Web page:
At todays meeting of the Tory controlled Somerset County Council Executive, Councillors voted unanimously to close two thirds of Somerset’s Childrens Centres and at the same time agreed the transfer of health visitors and school nurses from the NHS to a new Family Support Service, run by the county council.
Angry protesters including health workers, Trades Unionists, Labour Party members, children and a person in an inflatable baby costume,braved the cold to greet councillors on their arrival at Tauton’s County Hall.
The Unite union, which organised the demonstration, said the changes risked “wrecking a great service” with 24 Sure Start centres replaced by eight “family centres” which will co-ordinate work in the surrounding areas and the remaining 16 buildings expected to be used by nurseries.Councillors also agreed to bring the employment of the county’s health visitors and school nurses in-house from April 2019.
Somerset County Council’s cabinet member for children, Cllr Frances Nicholson (Conservative, Exmoor & Dulverton) , said “I understand that some people are anxious, but this is about doing things better, and the next steps will be taken carefully and at the right pace.”
A Sad Day for Democracy.
Protesters branded the outcome a ‘Sad Day for Democracy’.
Phase One represents the de-designation of 16 of the county’s children’s centres. These centres will lose their Sure Start status. Many of them will become nothing more than extra space for nurseries or schools and will provide no Early Year’s services. The move is explained by the council as a way to extend services out into the wider community and save money by no longer maintaining expensive buildings. However, the Council also states that the buildings will not be closed.
Phase Two is the integration of Public Health Nursing in to Somerset County Council and out of the NHS.
The cabinet meeting was very well attended with interested members of the public having to be accommodated in a separate room, where the audio from the meeting was relayed to them.
Three members of the public and six health visitors asked questions regarding Phase One and Two.
Labour asks for explanations
Labour’s Kathrine See attended the meeting to question the cabinet over the cost of the consultation and how it could be justified when the outcome had not impacted on the councils plans. Over 1000 people responded to the consultation, the overwhelming majority of whom stated that they wished for services to be delivered through children’s centres. Kathrine asked how the act of removing the Sure Start status was anticipated to generate savings if the buildings were to remain open.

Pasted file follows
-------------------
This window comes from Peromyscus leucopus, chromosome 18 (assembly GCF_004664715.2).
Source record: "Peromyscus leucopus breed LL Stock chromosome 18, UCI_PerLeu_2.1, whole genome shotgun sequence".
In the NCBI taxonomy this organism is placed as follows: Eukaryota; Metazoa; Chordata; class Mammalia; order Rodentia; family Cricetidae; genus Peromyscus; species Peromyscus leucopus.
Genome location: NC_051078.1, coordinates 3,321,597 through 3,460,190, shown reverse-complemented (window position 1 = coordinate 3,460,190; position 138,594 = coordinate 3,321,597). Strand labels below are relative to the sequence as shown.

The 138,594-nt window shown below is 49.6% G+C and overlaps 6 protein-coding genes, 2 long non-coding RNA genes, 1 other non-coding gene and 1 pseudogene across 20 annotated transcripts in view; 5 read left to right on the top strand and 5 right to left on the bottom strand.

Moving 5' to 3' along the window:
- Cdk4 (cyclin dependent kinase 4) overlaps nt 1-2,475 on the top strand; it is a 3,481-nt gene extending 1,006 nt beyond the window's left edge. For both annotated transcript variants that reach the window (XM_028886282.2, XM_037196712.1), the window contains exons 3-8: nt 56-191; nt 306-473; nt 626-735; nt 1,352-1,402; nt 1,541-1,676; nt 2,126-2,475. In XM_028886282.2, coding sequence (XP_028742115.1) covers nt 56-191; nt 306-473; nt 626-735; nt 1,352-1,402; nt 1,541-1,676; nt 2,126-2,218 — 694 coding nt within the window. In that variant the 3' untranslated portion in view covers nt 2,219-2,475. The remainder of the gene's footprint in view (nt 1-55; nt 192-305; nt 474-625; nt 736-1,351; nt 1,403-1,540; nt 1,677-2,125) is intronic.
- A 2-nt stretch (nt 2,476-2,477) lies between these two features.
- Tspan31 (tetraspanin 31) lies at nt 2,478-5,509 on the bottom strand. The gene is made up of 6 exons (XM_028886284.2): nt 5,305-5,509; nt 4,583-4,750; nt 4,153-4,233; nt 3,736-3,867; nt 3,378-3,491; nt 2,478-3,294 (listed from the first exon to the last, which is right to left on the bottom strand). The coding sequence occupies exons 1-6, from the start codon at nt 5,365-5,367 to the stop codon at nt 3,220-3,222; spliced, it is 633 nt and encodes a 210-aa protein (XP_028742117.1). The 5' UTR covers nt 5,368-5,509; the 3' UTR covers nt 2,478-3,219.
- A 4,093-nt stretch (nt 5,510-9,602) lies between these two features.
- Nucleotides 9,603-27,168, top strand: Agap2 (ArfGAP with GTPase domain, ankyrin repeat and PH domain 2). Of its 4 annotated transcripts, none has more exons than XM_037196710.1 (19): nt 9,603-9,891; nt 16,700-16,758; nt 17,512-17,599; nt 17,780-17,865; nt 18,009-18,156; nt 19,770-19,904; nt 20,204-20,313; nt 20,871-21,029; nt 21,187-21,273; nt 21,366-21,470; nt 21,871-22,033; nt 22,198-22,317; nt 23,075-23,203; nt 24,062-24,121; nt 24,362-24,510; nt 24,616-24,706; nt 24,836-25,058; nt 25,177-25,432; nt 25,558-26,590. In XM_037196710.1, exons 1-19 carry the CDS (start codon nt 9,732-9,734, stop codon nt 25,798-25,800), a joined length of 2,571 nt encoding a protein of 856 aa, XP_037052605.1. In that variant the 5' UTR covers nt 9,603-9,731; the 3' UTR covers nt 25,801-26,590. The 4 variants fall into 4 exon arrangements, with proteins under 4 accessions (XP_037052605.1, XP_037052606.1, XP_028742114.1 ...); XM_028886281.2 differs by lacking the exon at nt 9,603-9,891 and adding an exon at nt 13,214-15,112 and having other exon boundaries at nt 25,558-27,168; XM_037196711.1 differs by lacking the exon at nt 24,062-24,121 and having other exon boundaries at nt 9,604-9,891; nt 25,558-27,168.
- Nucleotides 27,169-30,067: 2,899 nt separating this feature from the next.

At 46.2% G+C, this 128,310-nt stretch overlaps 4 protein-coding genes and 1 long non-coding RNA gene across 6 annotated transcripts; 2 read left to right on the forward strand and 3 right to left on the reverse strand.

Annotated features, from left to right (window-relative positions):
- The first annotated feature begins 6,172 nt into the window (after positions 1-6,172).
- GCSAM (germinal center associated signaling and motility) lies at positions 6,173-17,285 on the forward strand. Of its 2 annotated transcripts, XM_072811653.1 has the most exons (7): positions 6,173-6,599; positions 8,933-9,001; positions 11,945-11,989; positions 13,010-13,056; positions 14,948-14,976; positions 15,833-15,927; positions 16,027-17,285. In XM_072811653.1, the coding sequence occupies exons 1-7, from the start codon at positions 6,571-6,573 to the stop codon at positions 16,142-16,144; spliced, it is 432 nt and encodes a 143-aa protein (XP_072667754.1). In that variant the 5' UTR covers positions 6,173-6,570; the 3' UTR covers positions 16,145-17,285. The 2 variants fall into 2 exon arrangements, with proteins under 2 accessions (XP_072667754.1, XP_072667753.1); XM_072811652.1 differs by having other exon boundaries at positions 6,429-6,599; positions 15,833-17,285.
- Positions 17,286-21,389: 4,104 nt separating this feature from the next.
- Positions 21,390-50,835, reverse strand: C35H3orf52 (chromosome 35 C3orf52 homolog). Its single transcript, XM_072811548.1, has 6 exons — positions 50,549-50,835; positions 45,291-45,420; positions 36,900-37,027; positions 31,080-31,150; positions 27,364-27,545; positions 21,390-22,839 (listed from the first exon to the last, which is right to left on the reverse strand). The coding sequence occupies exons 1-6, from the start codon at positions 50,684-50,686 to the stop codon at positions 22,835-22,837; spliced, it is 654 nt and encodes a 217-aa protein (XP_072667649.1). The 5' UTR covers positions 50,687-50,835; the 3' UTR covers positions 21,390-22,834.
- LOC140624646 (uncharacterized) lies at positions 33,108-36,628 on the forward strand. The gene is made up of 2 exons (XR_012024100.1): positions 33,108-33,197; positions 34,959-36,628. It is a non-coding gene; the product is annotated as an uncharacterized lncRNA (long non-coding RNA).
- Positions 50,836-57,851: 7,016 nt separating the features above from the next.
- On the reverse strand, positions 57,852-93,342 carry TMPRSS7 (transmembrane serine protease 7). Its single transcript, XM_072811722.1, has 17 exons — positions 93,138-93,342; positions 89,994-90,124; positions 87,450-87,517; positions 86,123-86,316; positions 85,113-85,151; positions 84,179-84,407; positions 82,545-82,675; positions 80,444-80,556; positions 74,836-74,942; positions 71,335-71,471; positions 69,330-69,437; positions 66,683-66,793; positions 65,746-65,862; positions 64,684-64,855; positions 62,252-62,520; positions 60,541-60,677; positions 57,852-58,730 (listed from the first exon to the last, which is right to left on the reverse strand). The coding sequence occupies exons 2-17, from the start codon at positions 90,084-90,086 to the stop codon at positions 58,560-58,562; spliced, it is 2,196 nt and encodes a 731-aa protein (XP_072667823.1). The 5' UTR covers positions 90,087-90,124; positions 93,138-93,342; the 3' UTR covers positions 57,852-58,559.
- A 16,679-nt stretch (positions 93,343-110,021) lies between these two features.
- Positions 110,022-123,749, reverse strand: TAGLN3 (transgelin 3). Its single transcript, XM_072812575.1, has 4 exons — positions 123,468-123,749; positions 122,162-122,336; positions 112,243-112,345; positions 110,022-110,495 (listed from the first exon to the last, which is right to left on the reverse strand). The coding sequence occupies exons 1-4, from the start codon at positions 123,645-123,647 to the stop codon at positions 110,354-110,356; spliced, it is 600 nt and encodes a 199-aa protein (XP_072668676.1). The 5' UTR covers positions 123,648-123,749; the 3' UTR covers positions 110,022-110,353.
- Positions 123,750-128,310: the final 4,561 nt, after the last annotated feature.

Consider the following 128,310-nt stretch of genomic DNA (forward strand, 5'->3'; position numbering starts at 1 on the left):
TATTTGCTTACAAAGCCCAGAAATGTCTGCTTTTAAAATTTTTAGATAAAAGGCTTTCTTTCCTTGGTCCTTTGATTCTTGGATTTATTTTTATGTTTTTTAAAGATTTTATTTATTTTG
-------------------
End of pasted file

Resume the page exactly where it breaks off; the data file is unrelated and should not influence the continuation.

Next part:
Kathrine then read the members an extract from the Frank Field report 2010 which was commissioned by the coalition government and a paragraph from the West Somerset 2014 Local Infrastructure Plan To 2032. Both documents stressed the importance of Sure Start Children’s Centres and state that they are at the heart of Government strategy to deliver better outcomes for young children and their families. Kathrine then asked the Cabinet to explain how with rising child poverty and decreasing social mobility such a drastic shift in the direction of travel could be justified.
However, the Cabinet unanimously voted to adopt the proposals for Phase One.
Phase Two saw six Health Visitors bring their concerns to the table. These were quickly dispensed. Leader of the Council David Fothergill proposed just two options: 1) Bring Public Health Nursing provision in house or 2) Look for private tenders for the service even alluding to the possibility of outsourcing to Virgin Care. A third option of leaving Public Health Nursing where it is, in the NHS, was not mentioned.
The Cabinet then unanimously voted to adopt the proposals for Phase Two.
Kathrine See commentated that “This is a very sad day not only for the families and young children of Somerset but also for democracy itself. A public consultation was held, the result of which was clear, yet the Council continues with its plans unabashed. The Sure Start centres were a flagship policy of the Labour Government and represented a concrete commitment to the people of Somerset to provide Early Years Services. My fear is that services will become dispersed and ultimately disappear altogether. Some areas of our County are suffering from extreme levels of deprivation and the worst social mobility levels in the entire country. We have ever increasing food bank use, which clearly means that there are many vulnerable families out there. How will they know where to look for help and support when our Sure Start Centres are gone?”